Little Petroglyph Canyon contains many petroglyphs of animals which is appropriate I suppose since it was likely a hunting camp in the fall. The canyon was an ideal site since the infrequent rain storms flood the canyon leaving water in concave bedrock pools covered by the loose sand and gravel of the canyon floor. Deer, antelope, and desert or mountain bighorn sheep were hunted with spears, bow and arrows. Rabbit was the most common game. Other small animals such as marmots, ground squirrels, and porcupines were also caught using noose snares and nets. Birds such as grouse, ducks, and other waterfowl were hunted by the Northern Paiute, who also collected duck eggs for eating. The Owens Valley Paiute did not do as much bird hunting. This is a remarkable collection of Native American art, encapsulating centuries of knowledge into simple drawings. Northern Paiute people call those writings on the rock etsatubono, which means, literally, “Coyote writings.” But this suggests not so much that the people believe that Coyote wrote them, as it is reference to their age. In Paiute traditions and legends, the animal people were put into this world before human beings. So the reference to Coyote writings is intended to suggest that those writings and images are ancient, and were made by the first creation. Like all great art, they are approachable in terms of content but each image is intertwined with myths, stories and culture extending back for millennia. There is no simple answer to what they mean, only endless variations on the names and stories.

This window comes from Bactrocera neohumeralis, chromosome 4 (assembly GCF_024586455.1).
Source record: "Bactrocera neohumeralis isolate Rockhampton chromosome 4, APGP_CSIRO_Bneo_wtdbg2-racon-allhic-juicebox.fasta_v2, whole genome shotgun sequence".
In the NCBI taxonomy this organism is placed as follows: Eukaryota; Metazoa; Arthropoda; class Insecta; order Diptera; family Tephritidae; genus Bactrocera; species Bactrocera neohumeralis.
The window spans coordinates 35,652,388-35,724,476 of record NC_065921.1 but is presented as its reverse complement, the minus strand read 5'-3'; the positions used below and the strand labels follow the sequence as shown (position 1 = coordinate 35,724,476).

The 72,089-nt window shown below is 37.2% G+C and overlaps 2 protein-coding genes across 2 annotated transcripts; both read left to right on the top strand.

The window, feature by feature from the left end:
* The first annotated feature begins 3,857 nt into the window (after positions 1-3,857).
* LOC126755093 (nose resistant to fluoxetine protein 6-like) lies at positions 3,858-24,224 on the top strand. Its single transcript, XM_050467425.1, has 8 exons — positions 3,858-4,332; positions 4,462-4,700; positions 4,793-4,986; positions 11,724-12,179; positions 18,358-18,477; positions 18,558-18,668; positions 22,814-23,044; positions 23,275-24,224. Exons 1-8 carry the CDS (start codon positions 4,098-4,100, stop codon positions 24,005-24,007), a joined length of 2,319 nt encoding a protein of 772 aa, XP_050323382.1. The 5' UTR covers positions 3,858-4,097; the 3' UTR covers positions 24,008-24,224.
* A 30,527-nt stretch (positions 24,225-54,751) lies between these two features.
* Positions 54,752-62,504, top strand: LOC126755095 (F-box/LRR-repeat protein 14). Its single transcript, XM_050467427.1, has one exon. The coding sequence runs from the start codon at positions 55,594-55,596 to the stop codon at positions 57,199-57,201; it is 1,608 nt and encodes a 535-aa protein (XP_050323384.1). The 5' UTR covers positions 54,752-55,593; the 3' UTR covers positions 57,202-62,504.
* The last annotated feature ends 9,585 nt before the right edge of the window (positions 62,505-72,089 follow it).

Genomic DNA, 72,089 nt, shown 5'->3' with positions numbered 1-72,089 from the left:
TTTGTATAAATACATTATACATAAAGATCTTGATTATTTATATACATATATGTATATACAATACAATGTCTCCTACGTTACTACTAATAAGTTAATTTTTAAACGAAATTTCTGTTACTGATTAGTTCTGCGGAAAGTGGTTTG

If you visit Little Petroglyph Canyon, you will inevitably ask who created these petroglyphs. The short answer is, nobody knows who made them or in fact, how old they are. The Coso people were inhabiting the Coso area when the Europeans first arrived but there were only about 150–250 Coso people in the area and they claimed to know nothing about the petroglyphs. Over the past 100 years significant effort by anthropologists and archeologists have worked on clues from the past to explain the entrance of humans into the Americas and what they did once they were there. Since it was a long time ago, many things have been washed away by time. However, looking at stone tools, pollen counts from pack rat middens, linguistics and retained native customs we have a hotly debated but reasonable idea of how things changed over time for the Coso people and humans all over the Americas. This post is an overview of this work and while it will not tell you the who and when the petroglyphs were made, it will give you context to decide for yourself. I think you will be surprised at the ultimate influence this tiny, out of the way place, had on the entire southwest.